The differential increase in muscle weight and PCSA
over fiber length corresponds with previous studies demonstrating that in mammalian pinnate-fibered muscles,
postnatal growth is characterized by increases in muscle
width, either by increasing myofibril number, diameter,
or both, while longitudinal growth is completed early in
ontogeny (Carlson, 1983; Stickland, 1983; Herring and
Wineski, 1986; Woittiez et al., 1986; Langenbach and
Weijs, 1990). Weijs and Dantuma (1987) observed a 15%
increase in fiber length from weanling to adult rabbits,
compared to a fivefold increase in muscle weight during
the same period of growth. Although increase in pinnation angle can improve muscle (and hence bite) force
(Herring et al., 1979; Gans, 1982), results of this study
suggest that augmenting pinnation angle is not a biomechanical solution to improving muscle force during
growth, as the OU-fed rabbits demonstrated an increase
in PCSA solely as a function of increase in masseter
muscle mass. The finding that OU and UU of the masticatory complex during growth largely influences muscle
mass suggests that alterations in dietary consistency
have an impact on masticatory force production, but not
Fig. 3. Box plot comparing PCSA in the OU diet (light gray) and
UU diet (dark gray) rabbits. The center line represents the median, the
boundary of the box represents the 25th and 75th percentiles, and the
whiskers represent the 10th and 90th percentiles. In all muscle portions and whole rabbit masseter, PCSA is significantly greater in the
OU diet rabbits.
necessarily on jaw movement or excursion. By contrast,
increase in masseter and temporalis muscle fiber length,
accompanied by a reduction in pinnation angle, has been
associated with requirements for increased muscle
stretch in animals generating wide jaw gapes during
feeding (Taylor and Vinyard, 2004, in press; Eng et al.,
2005). However, the extent to which these observed differences in fiber length occur during growth remains
unknown.
It has been previously demonstrated (Langenbach
et al., 2003) that dietary consistency influences the
cross-sectional area of posterior deep masseter fibers,
but not of superficial masseter fibers. However, in the
Langenbach et al. (2003) study, animals were entered
into the experimental dietary protocol as subadults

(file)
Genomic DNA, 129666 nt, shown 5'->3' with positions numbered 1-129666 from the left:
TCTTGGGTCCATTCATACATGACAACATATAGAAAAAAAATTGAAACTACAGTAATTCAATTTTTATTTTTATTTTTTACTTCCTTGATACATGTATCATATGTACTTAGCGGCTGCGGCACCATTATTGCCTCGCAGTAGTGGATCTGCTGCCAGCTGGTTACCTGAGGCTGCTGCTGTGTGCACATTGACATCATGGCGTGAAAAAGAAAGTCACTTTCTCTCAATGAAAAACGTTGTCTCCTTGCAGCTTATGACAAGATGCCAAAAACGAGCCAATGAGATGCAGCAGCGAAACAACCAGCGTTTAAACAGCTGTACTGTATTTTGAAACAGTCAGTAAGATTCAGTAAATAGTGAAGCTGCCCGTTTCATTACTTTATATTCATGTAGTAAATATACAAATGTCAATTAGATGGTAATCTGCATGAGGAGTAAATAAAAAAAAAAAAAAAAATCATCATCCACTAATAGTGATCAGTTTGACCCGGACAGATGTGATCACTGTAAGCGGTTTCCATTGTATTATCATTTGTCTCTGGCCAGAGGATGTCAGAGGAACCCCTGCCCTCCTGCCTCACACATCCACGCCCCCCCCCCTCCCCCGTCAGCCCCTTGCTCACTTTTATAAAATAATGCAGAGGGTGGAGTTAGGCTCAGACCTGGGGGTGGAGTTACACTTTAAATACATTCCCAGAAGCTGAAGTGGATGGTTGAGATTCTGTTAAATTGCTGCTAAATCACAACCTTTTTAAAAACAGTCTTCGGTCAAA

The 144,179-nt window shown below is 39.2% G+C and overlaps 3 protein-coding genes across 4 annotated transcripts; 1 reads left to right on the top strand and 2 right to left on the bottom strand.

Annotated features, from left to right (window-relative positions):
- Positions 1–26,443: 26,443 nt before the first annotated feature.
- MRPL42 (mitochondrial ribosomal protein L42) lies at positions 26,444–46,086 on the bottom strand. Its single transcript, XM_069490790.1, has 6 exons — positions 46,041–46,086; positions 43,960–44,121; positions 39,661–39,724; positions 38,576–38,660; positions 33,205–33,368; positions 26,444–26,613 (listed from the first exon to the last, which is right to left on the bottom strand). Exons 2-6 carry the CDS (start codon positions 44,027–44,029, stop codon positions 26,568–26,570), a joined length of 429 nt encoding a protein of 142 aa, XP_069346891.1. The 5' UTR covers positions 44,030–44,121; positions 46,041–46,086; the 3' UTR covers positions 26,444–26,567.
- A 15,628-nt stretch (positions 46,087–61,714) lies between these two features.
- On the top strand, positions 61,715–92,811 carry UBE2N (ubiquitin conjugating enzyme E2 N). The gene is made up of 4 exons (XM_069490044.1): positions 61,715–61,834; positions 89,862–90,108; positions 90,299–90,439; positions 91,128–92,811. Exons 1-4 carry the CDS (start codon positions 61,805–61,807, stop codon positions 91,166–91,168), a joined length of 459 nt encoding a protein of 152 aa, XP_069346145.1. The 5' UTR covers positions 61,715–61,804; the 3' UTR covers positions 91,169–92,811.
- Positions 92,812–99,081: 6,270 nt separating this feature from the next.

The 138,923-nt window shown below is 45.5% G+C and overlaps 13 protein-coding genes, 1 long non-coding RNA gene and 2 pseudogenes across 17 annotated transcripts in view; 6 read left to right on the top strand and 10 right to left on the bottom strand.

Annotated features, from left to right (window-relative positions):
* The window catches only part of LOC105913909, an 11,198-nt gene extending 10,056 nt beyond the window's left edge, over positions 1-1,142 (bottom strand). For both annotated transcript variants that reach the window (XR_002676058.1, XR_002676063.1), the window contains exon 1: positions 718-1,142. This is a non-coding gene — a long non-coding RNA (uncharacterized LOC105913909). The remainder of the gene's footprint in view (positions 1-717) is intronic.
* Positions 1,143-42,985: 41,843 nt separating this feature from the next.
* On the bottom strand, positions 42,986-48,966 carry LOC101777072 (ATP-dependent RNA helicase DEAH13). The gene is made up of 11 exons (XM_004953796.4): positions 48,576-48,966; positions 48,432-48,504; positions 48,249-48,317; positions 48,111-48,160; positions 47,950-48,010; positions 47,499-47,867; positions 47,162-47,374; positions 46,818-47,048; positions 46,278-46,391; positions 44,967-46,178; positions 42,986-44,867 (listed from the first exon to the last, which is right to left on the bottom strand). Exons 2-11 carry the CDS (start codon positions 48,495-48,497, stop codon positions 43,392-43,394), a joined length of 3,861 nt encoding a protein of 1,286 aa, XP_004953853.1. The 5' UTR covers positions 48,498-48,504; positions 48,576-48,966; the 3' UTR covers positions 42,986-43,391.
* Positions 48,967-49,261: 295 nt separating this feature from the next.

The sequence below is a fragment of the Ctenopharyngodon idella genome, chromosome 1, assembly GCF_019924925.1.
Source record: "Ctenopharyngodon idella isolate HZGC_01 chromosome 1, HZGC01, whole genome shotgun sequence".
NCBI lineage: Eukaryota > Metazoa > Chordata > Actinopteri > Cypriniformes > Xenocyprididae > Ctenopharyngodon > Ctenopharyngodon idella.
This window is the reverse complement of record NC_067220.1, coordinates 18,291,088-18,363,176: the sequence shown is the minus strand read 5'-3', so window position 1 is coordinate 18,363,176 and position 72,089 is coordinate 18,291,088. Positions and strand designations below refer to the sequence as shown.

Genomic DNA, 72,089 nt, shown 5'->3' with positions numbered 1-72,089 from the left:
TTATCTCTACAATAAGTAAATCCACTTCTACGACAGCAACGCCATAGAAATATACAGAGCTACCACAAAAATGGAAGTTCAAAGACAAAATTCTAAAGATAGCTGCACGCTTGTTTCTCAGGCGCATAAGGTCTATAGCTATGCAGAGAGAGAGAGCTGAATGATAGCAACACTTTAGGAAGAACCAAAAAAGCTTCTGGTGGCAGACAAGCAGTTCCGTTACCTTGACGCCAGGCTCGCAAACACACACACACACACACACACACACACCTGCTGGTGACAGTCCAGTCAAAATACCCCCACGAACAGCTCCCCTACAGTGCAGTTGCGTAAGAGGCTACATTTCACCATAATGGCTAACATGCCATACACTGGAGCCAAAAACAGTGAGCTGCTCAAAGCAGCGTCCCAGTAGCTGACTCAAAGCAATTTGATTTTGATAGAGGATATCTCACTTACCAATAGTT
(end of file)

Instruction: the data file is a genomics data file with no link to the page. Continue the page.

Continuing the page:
(16 weeks of age). Therefore, the preexperimental diet
may have influenced masseter muscle growth (e.g., Weijs
et al., 1987), so that the extent to which differences
between the two rabbit groups can be attributed to
variation in dietary consistency remains somewhat ambiguous. Moreover, age-related decreases in plasticity
have been shown to characterize bony, cartilaginous,
1110
TAYLOR ET AL.
and muscular tissues of the masticatory and other systems (Bouvier, 1988; Chang et al., 1995; Bouvier and
Hylander, 1996a, 1996b; Welle et al., 2000; Narici et al.,
2004; Kim et al., 2005; Ravosa et al., 2006a, in press).
Indeed, differences in the timing of implementation of
experimental protocols may account in part for the disparity in findings between the Langenbach et al. (2003)
study, which showed no changes in fiber composition,
and those of other investigators who initiated specialized
diets soon after weaning (e.g., Kiliaridis et al., 1988).
Although beyond the scope of this study, the observed
increase in PCSA of the superficial masseter suggests
it would be worthwhile to reevaluate the influence of
dietary consistency on masseter fiber composition early
in ontogeny (i.e., at or near weaning).
In summary, it can be concluded that dietary consistency influences rabbit masseter PCSA, but not fiber
length or pinnation angle. Specifically, rabbits masticating tougher foods are characterized by an increase in
masseter PCSA, largely accounted for by increase in
muscle mass, compared to genetically similar rabbits
masticating a less tough diet. Moreover, all portions of
the superficial masseter muscle exhibit increases in
PCSA, indicating that improved muscle and bite force
occurs homogeneously throughout the superficial masseter. Results presented here suggest that alterations in
muscle fiber architecture are facilitated during early
growth due to variation in dietary consistency.
ACKNOWLEDGMENTS
Supported by the Department of Cell and Molecular
Biology, Northwestern University (to M.J.R.) and the
National Science Foundation (BCS-0412153; to A.B.T.).
Barth Wright kindly performed the analyses of rabbit
food material properties. Two anonymous reviewers provided useful comments that improved the quality of this
manuscript.
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architecture, fiber, dietary, rabbits, masseter, plasticity, postweaning, consistency